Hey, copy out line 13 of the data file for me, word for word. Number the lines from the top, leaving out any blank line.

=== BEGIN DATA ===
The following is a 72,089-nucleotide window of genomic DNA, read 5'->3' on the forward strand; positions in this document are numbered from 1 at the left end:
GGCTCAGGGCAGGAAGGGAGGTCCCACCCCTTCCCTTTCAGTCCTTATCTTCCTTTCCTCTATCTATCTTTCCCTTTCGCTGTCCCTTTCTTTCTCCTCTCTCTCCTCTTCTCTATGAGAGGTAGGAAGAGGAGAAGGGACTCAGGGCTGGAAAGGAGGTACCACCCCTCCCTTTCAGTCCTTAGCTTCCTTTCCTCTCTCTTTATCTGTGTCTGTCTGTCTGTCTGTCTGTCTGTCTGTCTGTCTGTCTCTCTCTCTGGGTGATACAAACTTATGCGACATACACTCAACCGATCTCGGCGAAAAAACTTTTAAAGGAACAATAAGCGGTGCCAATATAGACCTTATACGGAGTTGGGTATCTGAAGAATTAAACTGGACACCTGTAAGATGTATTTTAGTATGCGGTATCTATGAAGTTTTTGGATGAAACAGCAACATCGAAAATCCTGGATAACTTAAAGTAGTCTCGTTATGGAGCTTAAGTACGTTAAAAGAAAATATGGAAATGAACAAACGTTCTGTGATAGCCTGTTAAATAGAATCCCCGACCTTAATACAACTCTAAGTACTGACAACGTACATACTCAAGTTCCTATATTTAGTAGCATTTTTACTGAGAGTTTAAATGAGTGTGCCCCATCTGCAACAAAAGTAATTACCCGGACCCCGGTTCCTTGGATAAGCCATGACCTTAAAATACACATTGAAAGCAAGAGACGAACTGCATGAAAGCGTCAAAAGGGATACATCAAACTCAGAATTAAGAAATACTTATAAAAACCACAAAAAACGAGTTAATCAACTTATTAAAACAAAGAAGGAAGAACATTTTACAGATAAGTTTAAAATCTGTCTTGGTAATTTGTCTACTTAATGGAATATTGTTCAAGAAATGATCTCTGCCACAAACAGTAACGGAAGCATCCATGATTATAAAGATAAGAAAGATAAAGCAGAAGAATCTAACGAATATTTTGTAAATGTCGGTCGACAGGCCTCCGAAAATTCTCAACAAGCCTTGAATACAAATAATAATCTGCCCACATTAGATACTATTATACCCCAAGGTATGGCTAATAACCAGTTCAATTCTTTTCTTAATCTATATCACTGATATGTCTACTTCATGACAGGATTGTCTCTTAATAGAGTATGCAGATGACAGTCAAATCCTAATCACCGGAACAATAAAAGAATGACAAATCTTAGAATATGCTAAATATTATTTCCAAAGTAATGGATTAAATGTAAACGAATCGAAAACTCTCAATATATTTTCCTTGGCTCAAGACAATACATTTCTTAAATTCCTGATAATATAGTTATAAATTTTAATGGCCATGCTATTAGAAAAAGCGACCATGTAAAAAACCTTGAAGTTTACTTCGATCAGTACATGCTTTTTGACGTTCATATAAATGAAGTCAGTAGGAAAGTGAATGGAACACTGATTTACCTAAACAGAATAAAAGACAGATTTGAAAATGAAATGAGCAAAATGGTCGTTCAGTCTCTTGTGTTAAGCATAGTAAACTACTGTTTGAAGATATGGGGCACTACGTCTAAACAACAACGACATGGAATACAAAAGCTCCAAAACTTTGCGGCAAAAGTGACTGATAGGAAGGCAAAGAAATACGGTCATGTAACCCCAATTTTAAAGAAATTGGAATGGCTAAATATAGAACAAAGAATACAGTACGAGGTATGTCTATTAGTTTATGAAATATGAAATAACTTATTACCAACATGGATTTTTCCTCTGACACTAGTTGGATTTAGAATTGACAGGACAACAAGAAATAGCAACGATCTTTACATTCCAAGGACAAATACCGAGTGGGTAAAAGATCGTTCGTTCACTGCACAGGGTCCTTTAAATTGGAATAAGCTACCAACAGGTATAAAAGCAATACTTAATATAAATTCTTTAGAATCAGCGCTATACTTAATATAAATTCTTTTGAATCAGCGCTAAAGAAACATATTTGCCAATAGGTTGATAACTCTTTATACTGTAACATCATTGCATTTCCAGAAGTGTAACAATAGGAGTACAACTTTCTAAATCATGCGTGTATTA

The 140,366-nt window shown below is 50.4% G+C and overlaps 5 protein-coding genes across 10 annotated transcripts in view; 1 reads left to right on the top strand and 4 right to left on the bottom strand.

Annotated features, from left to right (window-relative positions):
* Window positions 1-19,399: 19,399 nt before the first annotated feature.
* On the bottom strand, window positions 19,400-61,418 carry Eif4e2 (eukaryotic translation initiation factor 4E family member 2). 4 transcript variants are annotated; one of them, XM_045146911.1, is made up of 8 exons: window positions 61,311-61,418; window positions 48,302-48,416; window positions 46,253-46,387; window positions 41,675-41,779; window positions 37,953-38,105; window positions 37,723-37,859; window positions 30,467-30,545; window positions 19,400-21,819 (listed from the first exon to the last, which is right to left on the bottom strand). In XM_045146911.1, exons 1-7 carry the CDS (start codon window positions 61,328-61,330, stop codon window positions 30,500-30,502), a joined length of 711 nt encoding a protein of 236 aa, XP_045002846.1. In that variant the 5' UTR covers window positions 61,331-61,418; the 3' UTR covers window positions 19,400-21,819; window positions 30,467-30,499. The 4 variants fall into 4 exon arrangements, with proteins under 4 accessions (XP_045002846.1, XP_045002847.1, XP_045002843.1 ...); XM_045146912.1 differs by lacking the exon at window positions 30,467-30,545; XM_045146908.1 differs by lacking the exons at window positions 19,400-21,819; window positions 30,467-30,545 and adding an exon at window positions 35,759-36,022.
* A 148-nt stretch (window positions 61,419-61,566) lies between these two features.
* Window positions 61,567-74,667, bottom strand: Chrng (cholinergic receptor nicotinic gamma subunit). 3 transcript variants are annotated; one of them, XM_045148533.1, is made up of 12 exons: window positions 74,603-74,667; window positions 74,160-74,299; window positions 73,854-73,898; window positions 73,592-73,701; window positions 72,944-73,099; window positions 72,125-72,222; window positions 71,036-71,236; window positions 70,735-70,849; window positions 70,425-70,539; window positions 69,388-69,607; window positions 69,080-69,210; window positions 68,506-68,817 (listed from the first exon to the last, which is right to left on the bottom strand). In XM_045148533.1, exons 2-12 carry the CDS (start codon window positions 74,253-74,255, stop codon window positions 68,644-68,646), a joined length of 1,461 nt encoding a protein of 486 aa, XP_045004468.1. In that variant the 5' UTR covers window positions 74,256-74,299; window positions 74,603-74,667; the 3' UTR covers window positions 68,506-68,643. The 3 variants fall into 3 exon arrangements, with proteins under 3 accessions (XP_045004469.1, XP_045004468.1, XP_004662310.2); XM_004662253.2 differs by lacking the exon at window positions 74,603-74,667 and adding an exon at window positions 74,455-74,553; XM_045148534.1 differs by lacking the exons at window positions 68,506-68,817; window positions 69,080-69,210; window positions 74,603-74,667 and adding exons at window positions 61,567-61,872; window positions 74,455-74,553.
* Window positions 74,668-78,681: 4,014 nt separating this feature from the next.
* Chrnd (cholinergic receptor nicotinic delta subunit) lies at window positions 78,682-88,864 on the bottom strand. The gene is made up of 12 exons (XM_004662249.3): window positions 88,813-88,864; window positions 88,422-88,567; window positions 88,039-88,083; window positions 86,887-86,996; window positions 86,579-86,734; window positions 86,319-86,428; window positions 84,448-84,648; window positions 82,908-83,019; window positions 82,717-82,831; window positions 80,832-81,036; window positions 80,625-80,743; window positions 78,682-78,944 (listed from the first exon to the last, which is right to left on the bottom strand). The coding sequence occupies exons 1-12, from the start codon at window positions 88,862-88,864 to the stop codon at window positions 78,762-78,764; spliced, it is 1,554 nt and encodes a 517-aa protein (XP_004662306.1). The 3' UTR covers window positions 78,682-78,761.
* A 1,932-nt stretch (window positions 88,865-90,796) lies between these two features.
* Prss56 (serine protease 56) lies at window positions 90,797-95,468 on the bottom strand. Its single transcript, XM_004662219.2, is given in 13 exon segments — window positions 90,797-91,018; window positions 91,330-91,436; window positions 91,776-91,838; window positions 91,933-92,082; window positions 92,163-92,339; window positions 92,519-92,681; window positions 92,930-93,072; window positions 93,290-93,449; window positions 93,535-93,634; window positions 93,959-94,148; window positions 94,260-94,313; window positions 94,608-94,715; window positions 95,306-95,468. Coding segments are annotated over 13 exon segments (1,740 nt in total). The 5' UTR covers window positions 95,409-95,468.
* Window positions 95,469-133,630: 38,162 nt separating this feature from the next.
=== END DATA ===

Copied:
* Window positions 95,469-133,630: 38,162 nt separating this feature from the next.